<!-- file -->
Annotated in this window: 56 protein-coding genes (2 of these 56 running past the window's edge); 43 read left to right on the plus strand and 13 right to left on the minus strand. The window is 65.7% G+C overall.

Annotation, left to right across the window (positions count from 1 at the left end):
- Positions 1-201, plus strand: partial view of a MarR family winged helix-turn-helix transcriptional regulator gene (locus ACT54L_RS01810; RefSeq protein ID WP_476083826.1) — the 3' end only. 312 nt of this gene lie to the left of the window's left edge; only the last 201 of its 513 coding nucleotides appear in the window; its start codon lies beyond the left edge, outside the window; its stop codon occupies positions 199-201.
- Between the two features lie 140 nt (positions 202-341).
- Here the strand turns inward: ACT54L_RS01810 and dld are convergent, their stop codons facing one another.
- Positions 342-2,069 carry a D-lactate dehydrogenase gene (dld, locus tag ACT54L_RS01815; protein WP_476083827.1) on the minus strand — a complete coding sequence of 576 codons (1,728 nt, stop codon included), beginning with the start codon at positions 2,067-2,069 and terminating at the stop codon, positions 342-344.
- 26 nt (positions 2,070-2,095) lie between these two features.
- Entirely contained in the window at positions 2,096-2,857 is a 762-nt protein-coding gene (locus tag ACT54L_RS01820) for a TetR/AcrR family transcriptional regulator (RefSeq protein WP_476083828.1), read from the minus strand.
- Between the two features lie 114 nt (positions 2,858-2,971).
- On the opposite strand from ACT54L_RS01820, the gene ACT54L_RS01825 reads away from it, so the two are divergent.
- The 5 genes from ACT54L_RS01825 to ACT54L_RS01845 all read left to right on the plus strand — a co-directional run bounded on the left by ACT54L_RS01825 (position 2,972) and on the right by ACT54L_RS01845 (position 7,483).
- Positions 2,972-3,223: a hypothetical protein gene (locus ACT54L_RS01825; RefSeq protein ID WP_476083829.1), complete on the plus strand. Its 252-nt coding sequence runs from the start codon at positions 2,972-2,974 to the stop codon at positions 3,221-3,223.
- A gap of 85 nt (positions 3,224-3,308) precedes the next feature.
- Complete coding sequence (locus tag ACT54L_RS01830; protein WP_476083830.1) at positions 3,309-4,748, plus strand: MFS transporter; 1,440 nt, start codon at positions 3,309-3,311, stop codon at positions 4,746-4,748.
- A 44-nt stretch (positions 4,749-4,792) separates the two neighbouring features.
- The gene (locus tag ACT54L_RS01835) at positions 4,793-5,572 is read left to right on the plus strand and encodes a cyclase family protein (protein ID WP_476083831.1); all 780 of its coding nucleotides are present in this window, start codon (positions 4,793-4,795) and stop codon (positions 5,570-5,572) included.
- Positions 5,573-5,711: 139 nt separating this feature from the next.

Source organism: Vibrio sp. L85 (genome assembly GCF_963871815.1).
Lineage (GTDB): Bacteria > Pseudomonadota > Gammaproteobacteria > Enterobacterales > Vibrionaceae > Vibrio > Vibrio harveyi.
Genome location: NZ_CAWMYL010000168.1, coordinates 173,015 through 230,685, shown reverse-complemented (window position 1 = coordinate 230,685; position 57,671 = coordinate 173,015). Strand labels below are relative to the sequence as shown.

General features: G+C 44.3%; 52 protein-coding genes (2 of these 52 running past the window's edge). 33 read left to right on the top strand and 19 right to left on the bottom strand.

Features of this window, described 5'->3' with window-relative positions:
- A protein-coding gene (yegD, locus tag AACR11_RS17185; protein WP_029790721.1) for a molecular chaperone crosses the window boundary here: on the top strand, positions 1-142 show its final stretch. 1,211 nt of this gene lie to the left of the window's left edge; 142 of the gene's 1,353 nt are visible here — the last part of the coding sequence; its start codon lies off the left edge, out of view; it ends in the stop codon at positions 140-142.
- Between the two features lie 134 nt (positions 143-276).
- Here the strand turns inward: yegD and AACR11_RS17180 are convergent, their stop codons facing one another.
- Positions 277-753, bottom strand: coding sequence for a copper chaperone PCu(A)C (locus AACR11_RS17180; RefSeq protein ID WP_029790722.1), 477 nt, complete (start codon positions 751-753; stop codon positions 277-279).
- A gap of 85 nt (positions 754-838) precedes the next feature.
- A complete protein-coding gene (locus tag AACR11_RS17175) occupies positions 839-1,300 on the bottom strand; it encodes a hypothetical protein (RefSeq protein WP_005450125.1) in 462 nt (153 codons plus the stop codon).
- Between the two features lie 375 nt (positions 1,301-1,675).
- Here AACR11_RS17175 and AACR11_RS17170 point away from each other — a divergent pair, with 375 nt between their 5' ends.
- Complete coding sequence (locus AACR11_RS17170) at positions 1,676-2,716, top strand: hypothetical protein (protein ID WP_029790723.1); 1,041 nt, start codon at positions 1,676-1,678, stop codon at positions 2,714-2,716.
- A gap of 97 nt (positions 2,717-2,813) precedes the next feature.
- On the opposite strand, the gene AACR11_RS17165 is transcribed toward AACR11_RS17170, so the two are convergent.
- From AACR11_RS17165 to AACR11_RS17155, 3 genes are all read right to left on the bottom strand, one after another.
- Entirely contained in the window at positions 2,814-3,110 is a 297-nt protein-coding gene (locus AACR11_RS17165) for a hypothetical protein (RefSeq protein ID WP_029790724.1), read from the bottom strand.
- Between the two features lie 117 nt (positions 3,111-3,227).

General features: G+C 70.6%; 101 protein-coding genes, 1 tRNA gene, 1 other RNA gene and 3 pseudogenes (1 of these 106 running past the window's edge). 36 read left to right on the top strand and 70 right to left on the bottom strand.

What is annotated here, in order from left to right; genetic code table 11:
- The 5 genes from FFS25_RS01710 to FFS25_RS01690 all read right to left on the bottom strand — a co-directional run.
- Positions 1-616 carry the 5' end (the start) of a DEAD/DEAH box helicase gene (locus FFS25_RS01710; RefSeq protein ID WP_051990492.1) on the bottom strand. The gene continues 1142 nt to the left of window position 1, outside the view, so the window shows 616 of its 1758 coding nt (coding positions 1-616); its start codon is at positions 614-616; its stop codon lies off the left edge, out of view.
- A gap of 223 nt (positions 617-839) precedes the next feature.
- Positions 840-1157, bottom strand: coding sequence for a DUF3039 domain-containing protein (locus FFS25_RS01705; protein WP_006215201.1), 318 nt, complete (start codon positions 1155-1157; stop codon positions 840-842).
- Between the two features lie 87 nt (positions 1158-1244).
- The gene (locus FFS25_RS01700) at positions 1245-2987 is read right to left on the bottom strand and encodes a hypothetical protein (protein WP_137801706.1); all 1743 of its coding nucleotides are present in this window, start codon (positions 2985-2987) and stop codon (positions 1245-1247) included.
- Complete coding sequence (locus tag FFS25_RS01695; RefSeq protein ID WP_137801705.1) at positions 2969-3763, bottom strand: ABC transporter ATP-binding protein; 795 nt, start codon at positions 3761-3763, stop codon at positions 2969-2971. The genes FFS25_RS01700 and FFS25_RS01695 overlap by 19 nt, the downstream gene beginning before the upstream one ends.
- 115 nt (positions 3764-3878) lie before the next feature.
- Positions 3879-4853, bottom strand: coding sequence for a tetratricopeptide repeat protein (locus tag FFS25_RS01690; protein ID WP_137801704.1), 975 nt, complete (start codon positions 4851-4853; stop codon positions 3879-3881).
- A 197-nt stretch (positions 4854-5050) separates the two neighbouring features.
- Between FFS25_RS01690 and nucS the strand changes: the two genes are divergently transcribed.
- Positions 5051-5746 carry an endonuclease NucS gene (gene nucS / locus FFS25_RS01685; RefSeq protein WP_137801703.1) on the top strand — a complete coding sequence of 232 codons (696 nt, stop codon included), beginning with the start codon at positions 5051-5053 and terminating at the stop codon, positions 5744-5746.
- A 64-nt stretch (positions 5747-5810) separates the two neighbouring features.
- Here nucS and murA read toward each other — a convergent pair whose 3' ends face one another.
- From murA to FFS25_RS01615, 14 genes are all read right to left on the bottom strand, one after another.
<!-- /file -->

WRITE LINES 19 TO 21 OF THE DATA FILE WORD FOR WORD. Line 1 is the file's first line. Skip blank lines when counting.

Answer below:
Lineage (GTDB): Bacteria > Pseudomonadota > Gammaproteobacteria > Enterobacterales > Vibrionaceae > Vibrio > Vibrio harveyi.
Genome location: NZ_CAWMYL010000168.1, coordinates 173,015 through 230,685, shown reverse-complemented (window position 1 = coordinate 230,685; position 57,671 = coordinate 173,015). Strand labels below are relative to the sequence as shown.

General features: G+C 44.3%; 52 protein-coding genes (2 of these 52 running past the window's edge). 33 read left to right on the top strand and 19 right to left on the bottom strand.